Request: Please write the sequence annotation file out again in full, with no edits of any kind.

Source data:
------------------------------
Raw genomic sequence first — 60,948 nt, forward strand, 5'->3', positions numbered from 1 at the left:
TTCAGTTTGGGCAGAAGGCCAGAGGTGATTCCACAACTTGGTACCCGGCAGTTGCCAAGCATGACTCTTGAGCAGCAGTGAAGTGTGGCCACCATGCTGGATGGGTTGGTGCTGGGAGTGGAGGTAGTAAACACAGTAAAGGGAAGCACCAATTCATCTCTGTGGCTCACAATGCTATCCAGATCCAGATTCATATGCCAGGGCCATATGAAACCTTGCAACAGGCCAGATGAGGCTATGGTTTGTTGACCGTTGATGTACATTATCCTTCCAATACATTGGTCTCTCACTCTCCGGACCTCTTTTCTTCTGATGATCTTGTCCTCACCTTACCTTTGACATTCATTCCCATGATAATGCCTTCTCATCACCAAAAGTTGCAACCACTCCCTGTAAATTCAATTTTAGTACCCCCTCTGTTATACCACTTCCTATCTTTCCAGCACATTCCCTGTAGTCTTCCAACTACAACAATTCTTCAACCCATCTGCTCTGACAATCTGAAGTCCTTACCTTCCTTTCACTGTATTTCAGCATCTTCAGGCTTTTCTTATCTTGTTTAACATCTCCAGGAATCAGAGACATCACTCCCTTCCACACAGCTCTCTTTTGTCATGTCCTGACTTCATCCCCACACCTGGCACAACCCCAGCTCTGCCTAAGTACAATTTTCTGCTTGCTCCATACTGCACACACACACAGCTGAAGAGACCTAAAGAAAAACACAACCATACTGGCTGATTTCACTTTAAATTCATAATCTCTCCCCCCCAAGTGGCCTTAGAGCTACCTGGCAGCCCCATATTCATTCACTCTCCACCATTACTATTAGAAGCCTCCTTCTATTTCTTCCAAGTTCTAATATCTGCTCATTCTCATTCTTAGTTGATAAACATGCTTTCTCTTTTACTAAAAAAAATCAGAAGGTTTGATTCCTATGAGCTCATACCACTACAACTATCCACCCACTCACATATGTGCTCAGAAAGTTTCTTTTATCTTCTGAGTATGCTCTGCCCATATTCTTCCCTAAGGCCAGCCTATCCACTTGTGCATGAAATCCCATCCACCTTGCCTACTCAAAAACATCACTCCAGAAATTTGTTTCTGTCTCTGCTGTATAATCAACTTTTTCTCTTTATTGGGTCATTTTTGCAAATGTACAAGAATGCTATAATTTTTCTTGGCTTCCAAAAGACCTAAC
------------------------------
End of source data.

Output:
Raw genomic sequence first — 60,948 nt, forward strand, 5'->3', positions numbered from 1 at the left:
TTCAGTTTGGGCAGAAGGCCAGAGGTGATTCCACAACTTGGTACCCGGCAGTTGCCAAGCATGACTCTTGAGCAGCAGTGAAGTGTGGCCACCATGCTGGATGGGTTGGTGCTGGGAGTGGAGGTAGTAAACACAGTAAAGGGAAGCACCAATTCATCTCTGTGGCTCACAATGCTATCCAGATCCAGATTCATATGCCAGGGCCATATGAAACCTTGCAACAGGCCAGATGAGGCTATGGTTTGTTGACCGTTGATGTACATTATCCTTCCAATACATTGGTCTCTCACTCTCCGGACCTCTTTTCTTCTGATGATCTTGTCCTCACCTTACCTTTGACATTCATTCCCATGATAATGCCTTCTCATCACCAAAAGTTGCAACCACTCCCTGTAAATTCAATTTTAGTACCCCCTCTGTTATACCACTTCCTATCTTTCCAGCACATTCCCTGTAGTCTTCCAACTACAACAATTCTTCAACCCATCTGCTCTGACAATCTGAAGTCCTTACCTTCCTTTCACTGTATTTCAGCATCTTCAGGCTTTTCTTATCTTGTTTAACATCTCCAGGAATCAGAGACATCACTCCCTTCCACACAGCTCTCTTTTGTCATGTCCTGACTTCATCCCCACACCTGGCACAACCCCAGCTCTGCCTAAGTACAATTTTCTGCTTGCTCCATACTGCACACACACACAGCTGAAGAGACCTAAAGAAAAACACAACCATACTGGCTGATTTCACTTTAAATTCATAATCTCTCCCCCCCAAGTGGCCTTAGAGCTACCTGGCAGCCCCATATTCATTCACTCTCCACCATTACTATTAGAAGCCTCCTTCTATTTCTTCCAAGTTCTAATATCTGCTCATTCTCATTCTTAGTTGATAAACATGCTTTCTCTTTTACTAAAAAAAATCAGAAGGTTTGATTCCTATGAGCTCATACCACTACAACTATCCACCCACTCACATATGTGCTCAGAAAGTTTCTTTTATCTTCTGAGTATGCTCTGCCCATATTCTTCCCTAAGGCCAGCCTATCCACTTGTGCATGAAATCCCATCCACCTTGCCTACTCAAAAACATCACTCCAGAAATTTGTTTCTGTCTCTGCTGTATAATCAACTTTTTCTCTTTATTGGGTCATTTTTGCAAATGTACAAGAATGCTATAATTTTTCTTGGCTTCCAAAAGACCTAAC